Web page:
You are reading the older HTML site

Positive Feedback ISSUE 37
may/june 2008


dynamic design

New Generation Lotus digital interconnect

as reviewed by Art Shapiro






ESP Concert Grand and REL Stadium II subwoofer.

Convergent Audio SL1 Signature preamplifier and and Manley Labs Neo 250-Classic 250 monoblocks.

VPI HW-19 IV turntable, Graham 1.5 arm, and Grado Master Reference cartridge. Wadia WT3200 transport and Kora Hermes II DAC, Revox A77 open reel deck, Nakamichi 480 cassette deck, and a Sansui TU-919 tuner.

Nordost Silver Shadow digital interconnect. Monster Sigma 2000 Retro interconnects and Cardas Golden Hex 5C bi-wired speaker cables. Tiff, Marigo, Gutwire G-Clef and Gutwire Power Clef AC, and MIT Z II power cords.

Brickwall PW8R15AUD power filter and dedicated AC lines.


Forgive my ending the very first sentence with a preposition, but Dynamic Design may be the best company you've never heard of.

I've had the utter pleasure of using that company's THB Nebula cable for several years, and it was love at first sight …err hearing. My friend and fellow reviewer Mark Katz had brought over a box of what was supposed to be modestly-priced cables from this unfamiliar firm, so as to audition a number of them in my system as part of his reviewing process. We had tried the speaker cable and interconnect before putting in the Nebula. Within a couple of minutes, I knew I wanted it; it was utterly trouncing my decidedly nontrivial Nordost Silver Shadow! We were soon on the horn to Dynamic Design's honcho Bill Artope to find out what in the world we had in our hands. It turned out that the cable was a bit of a ringer. Not having the commensurate digital cable to include with the other cables shipped out for review, Bill had thrown in the Nebula, a far pricier product. Well, it showed—talk about a blind test! I purchased it and have been using it ever since.

So when Bill told us that his latest generation product, the current incarnation of the company's Lotus series, would probably whomp my far-pricier THB Nebula, my skeptical eyebrows were raised. Obviously I was anxious to get that cable into my system.

Soon the Lotus arrived, and I found it to be physically somewhat thinner—perhaps like a typical high-end interconnect—and thus considerably more flexible than the existing Nebula. You can perhaps judge that from the photograph. That was an ergonomic benefit in my particular configuration, although not a huge one. Mark and I were fairly rapidly able to settle on the characteristics of this cable, recognizing some strengths and some areas where the more expensive product bettered the Lotus. But a couple weeks later we were told to hold on—a "new and improved" cable would be heading my way. And once again, a Lotus digital cable showed up at the door. Looking identical to the first cable, it was immediately apparent that Dynamic Designs had further honed the sonics of the Lotus product, and it was that final version that was used as the review sample. I found it to be physically attractive with substantially massive gold jacks that, while easy to plug and unplug, gave a solid, secure connection. When I was told how much these jacks cost the company, even in quantity, I could appreciate why the price of the Lotus was finalized at a somewhat higher price point than originally envisioned.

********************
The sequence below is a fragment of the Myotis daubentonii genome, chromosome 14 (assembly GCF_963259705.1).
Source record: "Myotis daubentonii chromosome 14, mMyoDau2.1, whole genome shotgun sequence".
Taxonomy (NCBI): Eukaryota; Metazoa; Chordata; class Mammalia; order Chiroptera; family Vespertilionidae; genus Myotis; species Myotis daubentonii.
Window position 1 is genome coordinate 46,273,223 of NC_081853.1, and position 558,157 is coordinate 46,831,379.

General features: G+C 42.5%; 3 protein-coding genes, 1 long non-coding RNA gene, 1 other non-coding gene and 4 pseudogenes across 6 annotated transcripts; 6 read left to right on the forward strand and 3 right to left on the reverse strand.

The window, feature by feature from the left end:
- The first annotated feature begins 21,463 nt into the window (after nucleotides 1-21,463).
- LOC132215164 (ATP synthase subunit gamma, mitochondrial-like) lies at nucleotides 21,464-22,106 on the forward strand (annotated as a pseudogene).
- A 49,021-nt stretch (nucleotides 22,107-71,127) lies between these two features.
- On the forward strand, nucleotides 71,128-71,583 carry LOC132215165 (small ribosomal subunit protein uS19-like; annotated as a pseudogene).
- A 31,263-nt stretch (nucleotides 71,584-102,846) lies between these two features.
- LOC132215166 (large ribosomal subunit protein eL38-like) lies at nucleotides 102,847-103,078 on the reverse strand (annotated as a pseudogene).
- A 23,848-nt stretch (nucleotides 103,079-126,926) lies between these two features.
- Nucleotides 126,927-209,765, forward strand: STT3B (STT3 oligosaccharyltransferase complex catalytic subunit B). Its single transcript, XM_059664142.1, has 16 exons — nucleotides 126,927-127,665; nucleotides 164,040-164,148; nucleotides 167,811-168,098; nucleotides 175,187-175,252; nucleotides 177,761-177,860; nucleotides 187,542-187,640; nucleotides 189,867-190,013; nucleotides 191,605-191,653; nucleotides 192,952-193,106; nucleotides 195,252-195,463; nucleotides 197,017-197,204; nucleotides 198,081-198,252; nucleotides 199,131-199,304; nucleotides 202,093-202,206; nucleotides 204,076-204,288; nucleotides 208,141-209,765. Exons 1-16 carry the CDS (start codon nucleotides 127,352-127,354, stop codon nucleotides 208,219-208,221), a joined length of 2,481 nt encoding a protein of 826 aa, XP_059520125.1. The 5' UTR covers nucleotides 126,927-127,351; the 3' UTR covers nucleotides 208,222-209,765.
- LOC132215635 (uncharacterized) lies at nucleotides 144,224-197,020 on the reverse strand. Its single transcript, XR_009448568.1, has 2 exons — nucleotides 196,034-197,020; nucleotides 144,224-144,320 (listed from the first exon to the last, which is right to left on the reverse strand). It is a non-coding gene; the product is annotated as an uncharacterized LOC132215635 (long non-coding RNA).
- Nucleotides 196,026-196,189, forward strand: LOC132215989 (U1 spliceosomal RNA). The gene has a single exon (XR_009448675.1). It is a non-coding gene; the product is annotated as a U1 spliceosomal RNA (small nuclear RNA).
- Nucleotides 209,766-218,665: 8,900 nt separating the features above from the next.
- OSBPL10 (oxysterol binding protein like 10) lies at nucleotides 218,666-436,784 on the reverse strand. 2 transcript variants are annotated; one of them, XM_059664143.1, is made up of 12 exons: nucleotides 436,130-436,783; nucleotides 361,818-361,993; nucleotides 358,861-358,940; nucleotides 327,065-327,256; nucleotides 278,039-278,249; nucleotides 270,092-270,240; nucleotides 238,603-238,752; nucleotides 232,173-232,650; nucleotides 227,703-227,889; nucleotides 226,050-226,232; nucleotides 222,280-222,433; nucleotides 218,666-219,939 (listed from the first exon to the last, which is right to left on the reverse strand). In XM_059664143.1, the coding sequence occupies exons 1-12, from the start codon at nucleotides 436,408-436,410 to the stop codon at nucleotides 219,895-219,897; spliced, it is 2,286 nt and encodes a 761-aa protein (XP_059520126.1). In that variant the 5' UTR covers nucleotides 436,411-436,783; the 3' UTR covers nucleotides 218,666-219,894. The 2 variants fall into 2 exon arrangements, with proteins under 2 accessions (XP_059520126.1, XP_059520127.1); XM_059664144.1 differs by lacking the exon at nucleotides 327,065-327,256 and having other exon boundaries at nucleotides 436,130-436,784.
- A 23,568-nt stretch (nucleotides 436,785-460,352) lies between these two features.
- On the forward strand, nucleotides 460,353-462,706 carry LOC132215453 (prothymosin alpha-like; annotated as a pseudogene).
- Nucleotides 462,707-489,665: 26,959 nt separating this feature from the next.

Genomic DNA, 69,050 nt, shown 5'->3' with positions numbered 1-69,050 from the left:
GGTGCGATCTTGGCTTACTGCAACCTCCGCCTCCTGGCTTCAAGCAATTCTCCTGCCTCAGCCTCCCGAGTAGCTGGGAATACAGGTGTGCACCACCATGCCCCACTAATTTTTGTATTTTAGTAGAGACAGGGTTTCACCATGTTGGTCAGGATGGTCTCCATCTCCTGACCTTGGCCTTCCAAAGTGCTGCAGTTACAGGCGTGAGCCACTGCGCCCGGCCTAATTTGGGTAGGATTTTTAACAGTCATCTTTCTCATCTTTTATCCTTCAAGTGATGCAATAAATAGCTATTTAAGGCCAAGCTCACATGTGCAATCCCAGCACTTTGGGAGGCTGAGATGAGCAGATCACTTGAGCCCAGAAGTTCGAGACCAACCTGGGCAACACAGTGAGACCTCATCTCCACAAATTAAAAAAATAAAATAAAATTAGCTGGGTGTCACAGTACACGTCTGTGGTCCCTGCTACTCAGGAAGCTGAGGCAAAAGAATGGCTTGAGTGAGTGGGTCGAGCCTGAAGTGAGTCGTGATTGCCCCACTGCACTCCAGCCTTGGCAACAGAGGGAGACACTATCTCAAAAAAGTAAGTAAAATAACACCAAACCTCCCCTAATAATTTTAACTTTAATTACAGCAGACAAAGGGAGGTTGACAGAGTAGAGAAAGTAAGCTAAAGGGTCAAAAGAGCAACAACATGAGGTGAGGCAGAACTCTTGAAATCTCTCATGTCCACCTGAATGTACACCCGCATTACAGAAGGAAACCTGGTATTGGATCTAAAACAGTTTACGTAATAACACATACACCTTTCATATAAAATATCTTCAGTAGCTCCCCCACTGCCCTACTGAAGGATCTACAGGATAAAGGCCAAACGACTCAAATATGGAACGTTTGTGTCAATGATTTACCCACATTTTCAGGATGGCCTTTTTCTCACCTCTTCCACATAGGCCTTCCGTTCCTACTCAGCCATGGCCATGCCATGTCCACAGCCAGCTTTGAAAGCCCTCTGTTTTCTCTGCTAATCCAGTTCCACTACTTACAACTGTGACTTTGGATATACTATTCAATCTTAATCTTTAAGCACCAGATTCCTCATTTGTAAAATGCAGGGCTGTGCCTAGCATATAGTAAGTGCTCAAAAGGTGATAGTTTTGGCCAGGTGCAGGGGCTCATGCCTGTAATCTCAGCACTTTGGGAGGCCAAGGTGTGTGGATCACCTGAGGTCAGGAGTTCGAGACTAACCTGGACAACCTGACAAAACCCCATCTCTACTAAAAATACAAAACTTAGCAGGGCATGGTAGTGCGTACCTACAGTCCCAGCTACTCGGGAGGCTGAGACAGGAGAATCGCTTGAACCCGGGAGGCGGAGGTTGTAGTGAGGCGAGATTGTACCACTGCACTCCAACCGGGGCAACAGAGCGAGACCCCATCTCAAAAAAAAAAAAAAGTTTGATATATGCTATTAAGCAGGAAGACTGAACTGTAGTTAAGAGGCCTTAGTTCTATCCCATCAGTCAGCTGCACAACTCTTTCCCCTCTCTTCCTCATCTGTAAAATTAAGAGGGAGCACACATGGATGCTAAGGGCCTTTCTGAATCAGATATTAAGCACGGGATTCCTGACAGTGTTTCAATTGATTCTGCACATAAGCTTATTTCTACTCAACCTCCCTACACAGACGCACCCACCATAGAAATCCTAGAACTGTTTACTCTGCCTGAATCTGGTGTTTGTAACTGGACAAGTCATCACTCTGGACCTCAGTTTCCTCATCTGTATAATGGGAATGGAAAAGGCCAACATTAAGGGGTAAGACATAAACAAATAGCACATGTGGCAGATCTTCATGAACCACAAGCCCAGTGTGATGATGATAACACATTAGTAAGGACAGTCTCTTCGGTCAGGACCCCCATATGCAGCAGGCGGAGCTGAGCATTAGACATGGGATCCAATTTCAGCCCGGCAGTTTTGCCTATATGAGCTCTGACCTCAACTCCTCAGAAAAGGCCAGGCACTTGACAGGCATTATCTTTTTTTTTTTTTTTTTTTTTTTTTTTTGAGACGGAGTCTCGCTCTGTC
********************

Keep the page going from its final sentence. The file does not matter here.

OK, aesthetics and mechanicals aside, the proof of the pudding is in the eating. Could the latest generation Lotus really better the big-bucks THB Nebula?

My system is set up with the primary goal of reproducing the "classical" grand piano, and piano constitutes about 85 or 90 percent of my personal listening. I enjoy almost anything from the late classical era onward, be they impossibly virtuosic fingertwisters, suavely elegant French masterpieces, piano transcriptions of orchestral pieces, or thundering Russian works. If a given component improves the sound of an orchestral piece such as a symphony, or a string quartet, or a soprano, that's all well and good, but only if piano comes out superior to what it was before.

And the Dynamic Design Lotus did not disappoint. One of the first pieces I played is one of my auditioning staples: the Russian virtuoso Sergei Tarasov performing the somewhat obscure Fantasy in f# minor by Alexander Scriabin on a Melodia CD. This is an extremely tough piece to play well, and most concert pianists seem to miss the point of the piece, turning it into a sprawling, wallowing behemoth of a work. Tarasov nails it better than anyone else I've heard. And even after weeks of living with the Lotus, this one piece seemed to point out its characteristics better than anything else I tried, perhaps due to the huge range of pianistic effects in the Fantasy. I found that the overall presentation was slightly less warm than that to which I'd become accustomed with the older Nebula cable. No, I didn't say the Lotus was dry, I said it was slightly less warm. This was a consistent observation over the scores of piano CDs that I played in my tenure with the Lotus. The grandeur and power of the piano was still there, and Tarasov's curiously-clattery grand piano was still a magnificent grand piano; it was just that a little bit of the deep, shimmering resonance of the instrument was a bit more controlled. I ultimately decided that the Lotus was more accurate than the older cable in this respect, although I have to confess an appreciation of the perhaps-a-smidgeon-euphonic warmth of the original Nebula.

So this first observation wasn't a deal-maker or a deal-breaker for me; it was a differentiator between the two cables, and to be honest I could appreciate both presentations.

On the other hand, when it came to delineation of individual notes in jawdropping virtuosic piano music, the Lotus absolutely excelled and clearly bested the Nebula. The Scriabin Fantasy being discussed has such moments where impossible profusions of notes are almost overwhelming. I look at the score, wishing I could play it and think they could save money by purchasing black paper and printing the white around the notes! I could easily discern more of the notes in the complex machine-gun passages through the Lotus, without sacrificing the power of the piano. That's a neat trick and a real feather in the cap for the Lotus. Everything I played gave me the same impression in my continuing weeks with the Lotus. I played the piano sonatas of Erich Korngold (often improperly dismissed as a film composer) on a Chandos CD. This is a curiously flawed recording in that the closely-mic'ed piano is so brittle and noisy as to actually be intrusive; in the past, severely soft interconnects have proven a blessing with this work. I selected the fourth movement of the Third Sonata, a Rondo labeled Allegro giocoso. Yes, the piano was as brittle as ever, but I was able to hear a little more of the underlying music due to the superior manner in which the Lotus could delineate individual notes.